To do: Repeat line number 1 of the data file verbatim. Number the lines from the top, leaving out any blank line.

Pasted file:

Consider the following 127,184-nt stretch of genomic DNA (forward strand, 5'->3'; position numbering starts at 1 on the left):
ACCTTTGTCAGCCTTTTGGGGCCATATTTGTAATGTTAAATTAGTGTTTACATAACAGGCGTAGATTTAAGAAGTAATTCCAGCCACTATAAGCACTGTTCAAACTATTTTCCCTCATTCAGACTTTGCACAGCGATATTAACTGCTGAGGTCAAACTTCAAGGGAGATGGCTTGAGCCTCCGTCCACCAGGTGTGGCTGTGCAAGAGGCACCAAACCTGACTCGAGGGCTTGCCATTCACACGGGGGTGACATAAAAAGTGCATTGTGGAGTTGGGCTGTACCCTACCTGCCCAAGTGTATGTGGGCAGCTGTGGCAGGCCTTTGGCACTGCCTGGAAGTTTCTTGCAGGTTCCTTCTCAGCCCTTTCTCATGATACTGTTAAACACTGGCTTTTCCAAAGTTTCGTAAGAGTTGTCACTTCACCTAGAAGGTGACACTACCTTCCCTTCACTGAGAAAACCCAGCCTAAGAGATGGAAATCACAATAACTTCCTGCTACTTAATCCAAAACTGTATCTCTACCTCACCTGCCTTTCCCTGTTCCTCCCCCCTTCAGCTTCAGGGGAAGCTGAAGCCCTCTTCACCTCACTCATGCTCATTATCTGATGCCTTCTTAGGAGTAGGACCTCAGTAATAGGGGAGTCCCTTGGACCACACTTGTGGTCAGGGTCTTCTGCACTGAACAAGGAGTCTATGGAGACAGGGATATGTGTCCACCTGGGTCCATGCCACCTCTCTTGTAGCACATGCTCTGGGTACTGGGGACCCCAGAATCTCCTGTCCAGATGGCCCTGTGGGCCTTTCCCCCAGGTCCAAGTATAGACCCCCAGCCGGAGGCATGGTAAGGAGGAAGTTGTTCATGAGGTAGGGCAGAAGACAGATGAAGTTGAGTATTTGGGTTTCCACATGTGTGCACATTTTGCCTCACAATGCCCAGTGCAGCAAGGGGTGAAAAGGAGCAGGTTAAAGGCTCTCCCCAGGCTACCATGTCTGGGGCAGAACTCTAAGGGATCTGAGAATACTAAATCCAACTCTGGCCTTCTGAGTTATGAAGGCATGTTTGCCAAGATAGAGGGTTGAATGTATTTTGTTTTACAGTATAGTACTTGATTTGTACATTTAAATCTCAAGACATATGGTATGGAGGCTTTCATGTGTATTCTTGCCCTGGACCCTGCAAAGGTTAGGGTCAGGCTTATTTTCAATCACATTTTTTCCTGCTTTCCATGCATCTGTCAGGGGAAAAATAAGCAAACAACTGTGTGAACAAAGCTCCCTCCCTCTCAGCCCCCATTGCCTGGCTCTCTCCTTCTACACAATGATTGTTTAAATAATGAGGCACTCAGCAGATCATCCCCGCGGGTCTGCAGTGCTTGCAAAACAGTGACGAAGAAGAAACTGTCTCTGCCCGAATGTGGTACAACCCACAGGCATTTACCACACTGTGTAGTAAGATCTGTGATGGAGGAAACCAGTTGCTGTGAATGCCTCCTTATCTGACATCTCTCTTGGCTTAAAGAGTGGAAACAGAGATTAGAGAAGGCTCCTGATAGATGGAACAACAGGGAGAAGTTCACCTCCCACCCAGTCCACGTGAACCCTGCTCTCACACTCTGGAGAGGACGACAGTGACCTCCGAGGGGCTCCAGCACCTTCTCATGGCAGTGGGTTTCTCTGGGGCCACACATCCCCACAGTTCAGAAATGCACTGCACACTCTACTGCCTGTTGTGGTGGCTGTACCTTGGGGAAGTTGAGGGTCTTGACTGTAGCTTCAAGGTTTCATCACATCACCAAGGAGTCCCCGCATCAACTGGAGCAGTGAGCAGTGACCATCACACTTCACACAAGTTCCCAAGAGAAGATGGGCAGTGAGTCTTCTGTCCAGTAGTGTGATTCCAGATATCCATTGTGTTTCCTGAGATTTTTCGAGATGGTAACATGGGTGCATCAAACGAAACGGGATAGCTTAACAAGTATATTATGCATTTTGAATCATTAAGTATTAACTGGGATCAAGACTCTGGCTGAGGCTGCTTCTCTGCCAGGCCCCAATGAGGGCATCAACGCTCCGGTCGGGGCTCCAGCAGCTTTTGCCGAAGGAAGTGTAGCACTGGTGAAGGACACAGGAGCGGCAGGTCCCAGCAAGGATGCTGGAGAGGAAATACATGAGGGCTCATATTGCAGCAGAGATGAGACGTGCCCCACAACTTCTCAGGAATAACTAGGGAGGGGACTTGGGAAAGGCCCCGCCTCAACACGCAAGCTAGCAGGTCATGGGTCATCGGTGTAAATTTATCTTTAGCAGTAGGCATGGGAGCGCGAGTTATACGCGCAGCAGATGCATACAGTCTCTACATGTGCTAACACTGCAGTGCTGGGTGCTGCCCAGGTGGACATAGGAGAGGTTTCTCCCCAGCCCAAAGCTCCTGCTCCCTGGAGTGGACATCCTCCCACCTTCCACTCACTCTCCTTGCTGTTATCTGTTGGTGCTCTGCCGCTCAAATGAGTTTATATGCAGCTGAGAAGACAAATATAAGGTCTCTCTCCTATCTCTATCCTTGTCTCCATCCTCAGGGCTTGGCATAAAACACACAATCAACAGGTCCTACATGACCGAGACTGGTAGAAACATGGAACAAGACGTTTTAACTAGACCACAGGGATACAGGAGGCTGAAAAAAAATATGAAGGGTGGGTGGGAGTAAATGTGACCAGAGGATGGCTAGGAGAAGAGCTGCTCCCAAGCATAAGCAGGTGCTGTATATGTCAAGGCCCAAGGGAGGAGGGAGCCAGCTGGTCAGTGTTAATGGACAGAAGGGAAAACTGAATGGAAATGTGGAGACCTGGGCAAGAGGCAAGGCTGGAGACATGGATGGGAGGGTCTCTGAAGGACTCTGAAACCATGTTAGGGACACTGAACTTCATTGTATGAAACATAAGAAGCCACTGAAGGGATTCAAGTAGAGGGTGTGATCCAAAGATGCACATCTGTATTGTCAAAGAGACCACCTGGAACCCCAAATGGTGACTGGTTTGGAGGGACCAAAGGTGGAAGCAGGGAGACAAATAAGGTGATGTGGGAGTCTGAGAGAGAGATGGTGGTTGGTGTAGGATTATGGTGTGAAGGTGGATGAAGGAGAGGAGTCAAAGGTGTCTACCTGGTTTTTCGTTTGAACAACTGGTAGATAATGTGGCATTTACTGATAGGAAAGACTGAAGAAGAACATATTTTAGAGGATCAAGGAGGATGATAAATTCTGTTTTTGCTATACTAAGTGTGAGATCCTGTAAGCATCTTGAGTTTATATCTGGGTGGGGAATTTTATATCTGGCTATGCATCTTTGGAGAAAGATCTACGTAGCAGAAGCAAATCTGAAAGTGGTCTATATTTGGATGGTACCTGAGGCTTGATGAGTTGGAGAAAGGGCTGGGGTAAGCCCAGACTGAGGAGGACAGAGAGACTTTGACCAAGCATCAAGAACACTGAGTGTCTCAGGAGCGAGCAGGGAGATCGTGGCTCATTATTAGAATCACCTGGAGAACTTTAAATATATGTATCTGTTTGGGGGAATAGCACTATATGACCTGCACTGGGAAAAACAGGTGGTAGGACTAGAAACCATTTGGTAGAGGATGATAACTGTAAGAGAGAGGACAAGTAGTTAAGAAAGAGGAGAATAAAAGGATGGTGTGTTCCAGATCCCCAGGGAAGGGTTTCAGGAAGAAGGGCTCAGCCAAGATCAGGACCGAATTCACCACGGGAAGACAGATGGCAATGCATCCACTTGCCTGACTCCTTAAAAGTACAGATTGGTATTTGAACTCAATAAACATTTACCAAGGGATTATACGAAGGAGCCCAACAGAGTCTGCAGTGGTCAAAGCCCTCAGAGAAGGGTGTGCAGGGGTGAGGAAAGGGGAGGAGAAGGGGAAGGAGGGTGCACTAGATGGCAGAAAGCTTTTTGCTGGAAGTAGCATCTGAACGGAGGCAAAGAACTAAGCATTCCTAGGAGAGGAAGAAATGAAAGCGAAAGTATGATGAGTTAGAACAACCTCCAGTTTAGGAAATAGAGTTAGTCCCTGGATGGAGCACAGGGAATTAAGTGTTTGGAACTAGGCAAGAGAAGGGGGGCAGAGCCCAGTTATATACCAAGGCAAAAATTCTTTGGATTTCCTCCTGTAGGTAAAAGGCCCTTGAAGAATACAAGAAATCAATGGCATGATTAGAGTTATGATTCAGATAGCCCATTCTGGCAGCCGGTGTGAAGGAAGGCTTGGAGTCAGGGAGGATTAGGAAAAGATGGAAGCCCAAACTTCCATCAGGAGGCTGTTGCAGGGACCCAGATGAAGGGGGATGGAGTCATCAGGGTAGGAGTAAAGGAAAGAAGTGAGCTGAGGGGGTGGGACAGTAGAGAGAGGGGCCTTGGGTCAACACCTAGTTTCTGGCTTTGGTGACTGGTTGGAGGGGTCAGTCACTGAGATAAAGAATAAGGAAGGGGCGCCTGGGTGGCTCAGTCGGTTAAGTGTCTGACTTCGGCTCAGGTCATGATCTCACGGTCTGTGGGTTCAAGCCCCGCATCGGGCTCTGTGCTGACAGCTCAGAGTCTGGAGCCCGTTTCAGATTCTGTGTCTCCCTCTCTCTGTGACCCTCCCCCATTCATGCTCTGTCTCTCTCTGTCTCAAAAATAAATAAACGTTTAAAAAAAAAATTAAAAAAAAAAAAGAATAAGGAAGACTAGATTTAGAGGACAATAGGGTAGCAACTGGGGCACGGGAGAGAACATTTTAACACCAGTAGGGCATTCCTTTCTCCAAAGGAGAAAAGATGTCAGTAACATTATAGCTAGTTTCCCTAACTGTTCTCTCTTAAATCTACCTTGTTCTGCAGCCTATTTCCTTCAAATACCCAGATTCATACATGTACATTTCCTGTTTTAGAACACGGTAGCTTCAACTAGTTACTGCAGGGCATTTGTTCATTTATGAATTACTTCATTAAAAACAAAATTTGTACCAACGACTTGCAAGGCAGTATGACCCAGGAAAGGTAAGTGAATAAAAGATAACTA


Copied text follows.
Consider the following 127,184-nt stretch of genomic DNA (forward strand, 5'->3'; position numbering starts at 1 on the left):